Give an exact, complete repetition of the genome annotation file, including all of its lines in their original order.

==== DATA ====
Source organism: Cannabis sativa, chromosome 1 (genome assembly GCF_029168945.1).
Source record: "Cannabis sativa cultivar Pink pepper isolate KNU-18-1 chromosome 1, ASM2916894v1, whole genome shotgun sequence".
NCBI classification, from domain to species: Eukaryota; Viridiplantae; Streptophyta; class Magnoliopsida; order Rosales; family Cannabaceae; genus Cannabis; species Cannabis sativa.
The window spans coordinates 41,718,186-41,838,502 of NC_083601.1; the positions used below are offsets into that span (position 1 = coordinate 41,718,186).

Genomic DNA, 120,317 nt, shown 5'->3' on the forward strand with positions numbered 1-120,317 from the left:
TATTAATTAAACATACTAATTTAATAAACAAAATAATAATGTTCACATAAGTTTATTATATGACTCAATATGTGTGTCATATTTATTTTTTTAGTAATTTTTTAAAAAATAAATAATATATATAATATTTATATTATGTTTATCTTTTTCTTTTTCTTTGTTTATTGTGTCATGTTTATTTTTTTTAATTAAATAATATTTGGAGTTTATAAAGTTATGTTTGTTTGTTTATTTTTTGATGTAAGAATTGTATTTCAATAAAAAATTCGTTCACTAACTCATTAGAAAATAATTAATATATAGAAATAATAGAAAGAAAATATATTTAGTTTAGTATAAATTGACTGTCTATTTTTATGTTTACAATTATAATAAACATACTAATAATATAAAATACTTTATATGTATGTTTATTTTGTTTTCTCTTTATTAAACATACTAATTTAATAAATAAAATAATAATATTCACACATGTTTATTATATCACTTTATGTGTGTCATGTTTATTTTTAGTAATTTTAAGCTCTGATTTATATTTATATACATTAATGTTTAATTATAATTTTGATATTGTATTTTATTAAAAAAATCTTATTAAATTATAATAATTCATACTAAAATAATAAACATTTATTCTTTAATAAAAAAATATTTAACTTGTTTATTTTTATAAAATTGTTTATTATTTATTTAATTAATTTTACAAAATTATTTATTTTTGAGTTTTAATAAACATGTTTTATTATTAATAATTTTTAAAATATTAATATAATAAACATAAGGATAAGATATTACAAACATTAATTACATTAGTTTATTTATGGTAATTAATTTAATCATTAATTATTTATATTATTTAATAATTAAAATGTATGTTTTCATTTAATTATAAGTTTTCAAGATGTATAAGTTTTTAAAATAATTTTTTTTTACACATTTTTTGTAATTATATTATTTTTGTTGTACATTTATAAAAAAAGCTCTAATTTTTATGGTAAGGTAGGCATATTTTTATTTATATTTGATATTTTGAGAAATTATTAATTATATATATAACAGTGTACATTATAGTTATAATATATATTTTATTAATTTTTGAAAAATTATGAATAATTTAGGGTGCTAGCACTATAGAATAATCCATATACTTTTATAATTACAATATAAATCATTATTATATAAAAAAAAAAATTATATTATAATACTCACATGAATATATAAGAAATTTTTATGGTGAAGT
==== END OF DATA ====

Source organism: Cannabis sativa, chromosome 1 (genome assembly GCF_029168945.1).
Source record: "Cannabis sativa cultivar Pink pepper isolate KNU-18-1 chromosome 1, ASM2916894v1, whole genome shotgun sequence".
NCBI classification, from domain to species: Eukaryota; Viridiplantae; Streptophyta; class Magnoliopsida; order Rosales; family Cannabaceae; genus Cannabis; species Cannabis sativa.
The window spans coordinates 41,718,186-41,838,502 of NC_083601.1; the positions used below are offsets into that span (position 1 = coordinate 41,718,186).

Genomic DNA, 120,317 nt, shown 5'->3' on the forward strand with positions numbered 1-120,317 from the left:
TATTAATTAAACATACTAATTTAATAAACAAAATAATAATGTTCACATAAGTTTATTATATGACTCAATATGTGTGTCATATTTATTTTTTTAGTAATTTTTTAAAAAATAAATAATATATATAATATTTATATTATGTTTATCTTTTTCTTTTTCTTTGTTTATTGTGTCATGTTTATTTTTTTTAATTAAATAATATTTGGAGTTTATAAAGTTATGTTTGTTTGTTTATTTTTTGATGTAAGAATTGTATTTCAATAAAAAATTCGTTCACTAACTCATTAGAAAATAATTAATATATAGAAATAATAGAAAGAAAATATATTTAGTTTAGTATAAATTGACTGTCTATTTTTATGTTTACAATTATAATAAACATACTAATAATATAAAATACTTTATATGTATGTTTATTTTGTTTTCTCTTTATTAAACATACTAATTTAATAAATAAAATAATAATATTCACACATGTTTATTATATCACTTTATGTGTGTCATGTTTATTTTTAGTAATTTTAAGCTCTGATTTATATTTATATACATTAATGTTTAATTATAATTTTGATATTGTATTTTATTAAAAAAATCTTATTAAATTATAATAATTCATACTAAAATAATAAACATTTATTCTTTAATAAAAAAATATTTAACTTGTTTATTTTTATAAAATTGTTTATTATTTATTTAATTAATTTTACAAAATTATTTATTTTTGAGTTTTAATAAACATGTTTTATTATTAATAATTTTTAAAATATTAATATAATAAACATAAGGATAAGATATTACAAACATTAATTACATTAGTTTATTTATGGTAATTAATTTAATCATTAATTATTTATATTATTTAATAATTAAAATGTATGTTTTCATTTAATTATAAGTTTTCAAGATGTATAAGTTTTTAAAATAATTTTTTTTTACACATTTTTTGTAATTATATTATTTTTGTTGTACATTTATAAAAAAAGCTCTAATTTTTATGGTAAGGTAGGCATATTTTTATTTATATTTGATATTTTGAGAAATTATTAATTATATATATAACAGTGTACATTATAGTTATAATATATATTTTATTAATTTTTGAAAAATTATGAATAATTTAGGGTGCTAGCACTATAGAATAATCCATATACTTTTATAATTACAATATAAATCATTATTATATAAAAAAAAAAATTATATTATAATACTCACATGAATATATAAGAAATTTTTATGGTGAAGT